Prosecutors said they will seek the death penalty against James Holmes, accused of opening fire in a Colorado movie theater in July and killing 12 people.
The Arapahoe County district attorney’s office told Judge William Sylvester of their decision today at a hearing that lasted two minutes in state court in Centennial, in suburban Denver.
“For James Eagan Holmes, justice is death,” District Attorney George Brauchler said today.
Prosecutors last week rejected an offer from Holmes to plead guilty and spend his life in prison without any chance of parole in exchange for sparing him from the death penalty.
Sylvester entered a not guilty plea at Holmes’s arraignment on March 12 because Daniel King of the Colorado public defender’s office told the judge that Holmes wasn’t ready to plead. Previously, Holmes’s lawyers said they were considering an insanity plea.
The case was reassigned today to Judge Carlos A. Samour Jr., who rescheduled the trial date to Feb. 3 from Aug. 5.
Doug Wilson, head of Colorado’s public defender’s office, didn’t immediately return a call seeking comment on the case.
“Prosecutors in this state have rarely sought the death penalty and have reserved this sentence for the cases they have considered to be the worst of the worst,” Karen Steinhauser, a former Denver prosecutor now in private practice, said in an e-mail. “Most people would probably agree that this case constitutes the worst of the worst.”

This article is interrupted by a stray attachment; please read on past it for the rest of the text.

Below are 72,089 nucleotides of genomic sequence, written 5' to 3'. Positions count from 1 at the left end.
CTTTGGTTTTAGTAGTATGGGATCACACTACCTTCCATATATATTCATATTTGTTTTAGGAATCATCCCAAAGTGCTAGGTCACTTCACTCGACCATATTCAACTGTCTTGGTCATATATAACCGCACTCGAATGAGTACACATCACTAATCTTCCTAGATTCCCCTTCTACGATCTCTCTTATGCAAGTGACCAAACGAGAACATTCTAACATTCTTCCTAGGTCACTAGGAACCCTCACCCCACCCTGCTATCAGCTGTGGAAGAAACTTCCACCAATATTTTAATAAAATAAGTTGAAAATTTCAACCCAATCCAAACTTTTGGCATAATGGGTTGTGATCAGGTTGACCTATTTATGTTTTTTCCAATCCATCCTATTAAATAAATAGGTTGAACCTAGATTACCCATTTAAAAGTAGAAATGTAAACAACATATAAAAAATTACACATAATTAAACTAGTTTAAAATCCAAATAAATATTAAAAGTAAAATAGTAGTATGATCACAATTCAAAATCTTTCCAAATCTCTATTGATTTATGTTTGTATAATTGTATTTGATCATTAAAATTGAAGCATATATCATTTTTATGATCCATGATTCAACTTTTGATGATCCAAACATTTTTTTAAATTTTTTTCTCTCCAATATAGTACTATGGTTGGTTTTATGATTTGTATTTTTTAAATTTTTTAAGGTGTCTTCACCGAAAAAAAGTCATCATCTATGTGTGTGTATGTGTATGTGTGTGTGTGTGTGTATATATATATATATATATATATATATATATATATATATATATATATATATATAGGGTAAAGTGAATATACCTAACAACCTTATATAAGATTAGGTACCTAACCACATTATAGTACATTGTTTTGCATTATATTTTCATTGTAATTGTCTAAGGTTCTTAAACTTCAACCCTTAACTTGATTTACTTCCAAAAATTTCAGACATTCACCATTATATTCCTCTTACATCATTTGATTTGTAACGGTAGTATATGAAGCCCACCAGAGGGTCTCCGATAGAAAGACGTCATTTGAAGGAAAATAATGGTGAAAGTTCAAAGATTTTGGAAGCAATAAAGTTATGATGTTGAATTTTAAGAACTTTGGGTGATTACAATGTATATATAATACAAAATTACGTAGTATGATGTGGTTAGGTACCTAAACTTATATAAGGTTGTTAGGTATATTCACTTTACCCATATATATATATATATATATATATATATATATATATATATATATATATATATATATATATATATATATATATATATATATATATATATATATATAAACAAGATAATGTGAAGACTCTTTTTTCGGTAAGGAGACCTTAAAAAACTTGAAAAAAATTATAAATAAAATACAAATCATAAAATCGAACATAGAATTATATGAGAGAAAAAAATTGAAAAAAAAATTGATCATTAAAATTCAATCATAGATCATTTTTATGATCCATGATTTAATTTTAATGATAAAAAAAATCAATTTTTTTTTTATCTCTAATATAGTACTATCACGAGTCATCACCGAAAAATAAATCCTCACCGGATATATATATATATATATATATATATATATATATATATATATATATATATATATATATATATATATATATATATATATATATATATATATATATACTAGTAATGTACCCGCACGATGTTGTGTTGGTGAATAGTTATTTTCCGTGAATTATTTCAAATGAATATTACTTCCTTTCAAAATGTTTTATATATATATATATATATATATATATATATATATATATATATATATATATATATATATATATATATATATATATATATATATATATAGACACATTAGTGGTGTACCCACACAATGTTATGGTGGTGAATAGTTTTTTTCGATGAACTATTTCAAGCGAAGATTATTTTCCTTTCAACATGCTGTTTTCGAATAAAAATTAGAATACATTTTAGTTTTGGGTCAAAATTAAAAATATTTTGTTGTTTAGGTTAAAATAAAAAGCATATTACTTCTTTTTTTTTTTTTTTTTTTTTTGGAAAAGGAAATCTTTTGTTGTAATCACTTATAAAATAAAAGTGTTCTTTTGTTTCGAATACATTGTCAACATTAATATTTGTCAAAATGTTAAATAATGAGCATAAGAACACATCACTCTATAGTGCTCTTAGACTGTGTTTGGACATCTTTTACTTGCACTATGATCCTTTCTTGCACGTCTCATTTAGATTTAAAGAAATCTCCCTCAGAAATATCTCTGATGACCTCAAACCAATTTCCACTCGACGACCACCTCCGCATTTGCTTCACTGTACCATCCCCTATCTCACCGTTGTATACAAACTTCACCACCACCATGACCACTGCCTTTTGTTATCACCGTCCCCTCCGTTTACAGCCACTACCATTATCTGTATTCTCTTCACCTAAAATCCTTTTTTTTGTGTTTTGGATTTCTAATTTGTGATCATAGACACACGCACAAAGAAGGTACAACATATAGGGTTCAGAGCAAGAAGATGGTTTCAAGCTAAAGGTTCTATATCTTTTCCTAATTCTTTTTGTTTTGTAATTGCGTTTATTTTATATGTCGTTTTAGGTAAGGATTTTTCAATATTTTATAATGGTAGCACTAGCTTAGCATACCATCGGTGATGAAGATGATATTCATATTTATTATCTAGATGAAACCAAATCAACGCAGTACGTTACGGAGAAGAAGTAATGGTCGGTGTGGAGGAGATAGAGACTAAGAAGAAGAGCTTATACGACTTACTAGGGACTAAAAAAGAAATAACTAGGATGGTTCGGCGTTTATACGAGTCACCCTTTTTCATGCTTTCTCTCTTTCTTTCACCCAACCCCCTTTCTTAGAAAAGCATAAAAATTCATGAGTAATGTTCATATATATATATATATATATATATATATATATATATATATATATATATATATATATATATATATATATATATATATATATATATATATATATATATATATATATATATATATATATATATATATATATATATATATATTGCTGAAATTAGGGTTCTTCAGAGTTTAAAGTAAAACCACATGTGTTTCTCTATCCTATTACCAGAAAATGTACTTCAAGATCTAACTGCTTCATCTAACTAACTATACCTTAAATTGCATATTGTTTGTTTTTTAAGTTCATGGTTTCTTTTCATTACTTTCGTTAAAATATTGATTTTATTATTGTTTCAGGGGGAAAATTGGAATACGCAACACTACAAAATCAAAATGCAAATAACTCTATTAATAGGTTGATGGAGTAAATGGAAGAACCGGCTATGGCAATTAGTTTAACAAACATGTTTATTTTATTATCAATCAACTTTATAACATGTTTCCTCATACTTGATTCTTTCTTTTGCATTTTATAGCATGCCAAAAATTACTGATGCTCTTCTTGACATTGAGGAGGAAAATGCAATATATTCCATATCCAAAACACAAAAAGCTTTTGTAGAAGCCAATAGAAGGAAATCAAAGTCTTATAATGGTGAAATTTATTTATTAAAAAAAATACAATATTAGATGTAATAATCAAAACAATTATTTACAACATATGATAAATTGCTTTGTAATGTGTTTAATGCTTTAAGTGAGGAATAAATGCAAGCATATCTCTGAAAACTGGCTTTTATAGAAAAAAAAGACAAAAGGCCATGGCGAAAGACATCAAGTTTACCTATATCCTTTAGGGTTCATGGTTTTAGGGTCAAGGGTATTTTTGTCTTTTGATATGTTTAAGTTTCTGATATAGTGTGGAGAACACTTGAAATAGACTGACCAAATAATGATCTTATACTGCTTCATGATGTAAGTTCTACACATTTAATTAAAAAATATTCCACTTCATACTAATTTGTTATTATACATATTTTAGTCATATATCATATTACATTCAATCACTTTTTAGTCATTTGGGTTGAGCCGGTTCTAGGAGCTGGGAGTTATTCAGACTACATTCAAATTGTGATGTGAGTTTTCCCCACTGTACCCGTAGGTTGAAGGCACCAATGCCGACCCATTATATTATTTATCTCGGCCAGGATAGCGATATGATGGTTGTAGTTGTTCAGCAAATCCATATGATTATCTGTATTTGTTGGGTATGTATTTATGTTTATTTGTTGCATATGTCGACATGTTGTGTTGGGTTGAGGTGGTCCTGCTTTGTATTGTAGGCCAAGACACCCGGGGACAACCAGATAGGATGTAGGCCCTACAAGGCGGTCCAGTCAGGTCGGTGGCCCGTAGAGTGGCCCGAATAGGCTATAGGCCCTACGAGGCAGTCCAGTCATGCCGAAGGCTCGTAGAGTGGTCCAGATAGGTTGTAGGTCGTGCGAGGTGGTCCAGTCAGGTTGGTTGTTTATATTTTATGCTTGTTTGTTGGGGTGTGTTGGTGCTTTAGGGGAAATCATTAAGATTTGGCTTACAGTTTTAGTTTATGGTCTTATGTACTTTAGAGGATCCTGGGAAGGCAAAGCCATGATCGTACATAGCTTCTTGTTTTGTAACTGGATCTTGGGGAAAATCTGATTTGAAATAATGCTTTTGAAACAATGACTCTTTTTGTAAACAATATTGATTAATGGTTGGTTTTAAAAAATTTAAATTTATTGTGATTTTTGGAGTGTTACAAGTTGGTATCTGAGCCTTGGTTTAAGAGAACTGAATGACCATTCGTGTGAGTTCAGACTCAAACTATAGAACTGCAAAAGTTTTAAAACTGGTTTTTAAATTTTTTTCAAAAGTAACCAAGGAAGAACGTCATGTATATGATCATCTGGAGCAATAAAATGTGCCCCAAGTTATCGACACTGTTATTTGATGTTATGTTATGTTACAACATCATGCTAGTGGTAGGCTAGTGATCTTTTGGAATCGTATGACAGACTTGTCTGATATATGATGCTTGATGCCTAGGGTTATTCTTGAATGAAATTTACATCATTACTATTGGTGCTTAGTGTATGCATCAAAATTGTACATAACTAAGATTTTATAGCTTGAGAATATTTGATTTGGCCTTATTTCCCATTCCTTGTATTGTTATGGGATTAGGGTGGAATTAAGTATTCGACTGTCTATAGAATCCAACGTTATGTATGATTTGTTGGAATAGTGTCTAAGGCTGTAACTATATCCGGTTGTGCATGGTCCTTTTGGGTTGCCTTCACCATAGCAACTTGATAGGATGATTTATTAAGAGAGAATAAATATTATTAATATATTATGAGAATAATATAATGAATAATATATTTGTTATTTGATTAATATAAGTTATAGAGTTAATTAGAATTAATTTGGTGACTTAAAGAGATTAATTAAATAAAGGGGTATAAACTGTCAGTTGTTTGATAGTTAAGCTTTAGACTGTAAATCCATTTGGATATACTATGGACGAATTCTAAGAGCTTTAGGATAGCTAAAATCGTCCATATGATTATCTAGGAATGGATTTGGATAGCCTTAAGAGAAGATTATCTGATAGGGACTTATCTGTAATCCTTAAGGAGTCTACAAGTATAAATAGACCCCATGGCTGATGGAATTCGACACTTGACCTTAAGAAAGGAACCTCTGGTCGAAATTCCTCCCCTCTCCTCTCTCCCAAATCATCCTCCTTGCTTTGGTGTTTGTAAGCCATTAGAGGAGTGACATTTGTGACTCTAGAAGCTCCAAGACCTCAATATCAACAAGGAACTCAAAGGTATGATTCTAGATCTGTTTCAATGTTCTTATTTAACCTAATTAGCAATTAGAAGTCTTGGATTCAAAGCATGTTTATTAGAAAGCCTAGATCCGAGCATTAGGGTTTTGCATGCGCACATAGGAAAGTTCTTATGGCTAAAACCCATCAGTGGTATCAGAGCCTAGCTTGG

Sylvester ruled in January that the government established probable cause that Holmes committed the crimes of which he’s accused. Holmes, who studied neuroscience at theUniversity of Colorado, Denver, is charged with 166 counts, including murder and attempted murder.
Prosecutors rejected Holmes’s offer to plead guilty because, they said in a court filing, his attorneys have “steadfastly and repeatedly” refused to provide information required to consider the offer. Brauchler didn’t specify in the filing what information his office was seeking.
Holmes will likely be the first defendant in a Colorado capital-punishment case to challenge the constitutionality of the state’s insanity-defense laws, Steinhauser said, and such a challenge will delay a trial.
Public defenders have already objected to a provision blocking Holmes from calling witnesses to present evidence about his mental condition if he doesn’t cooperate with court- appointed psychiatrists. Under Colorado law, psychiatrists are permitted to require Holmes to submit to interviews under the influence of a so-called truth serum, according to Steinhauser.
Sylvester ruled March 11 that prosecutors may require Holmes to submit to a “narcoanalytic interview” under the influence of “medically appropriate” drugs. Such drugs can enable a person to recall something they’re having difficulty remembering, Steinhauser said.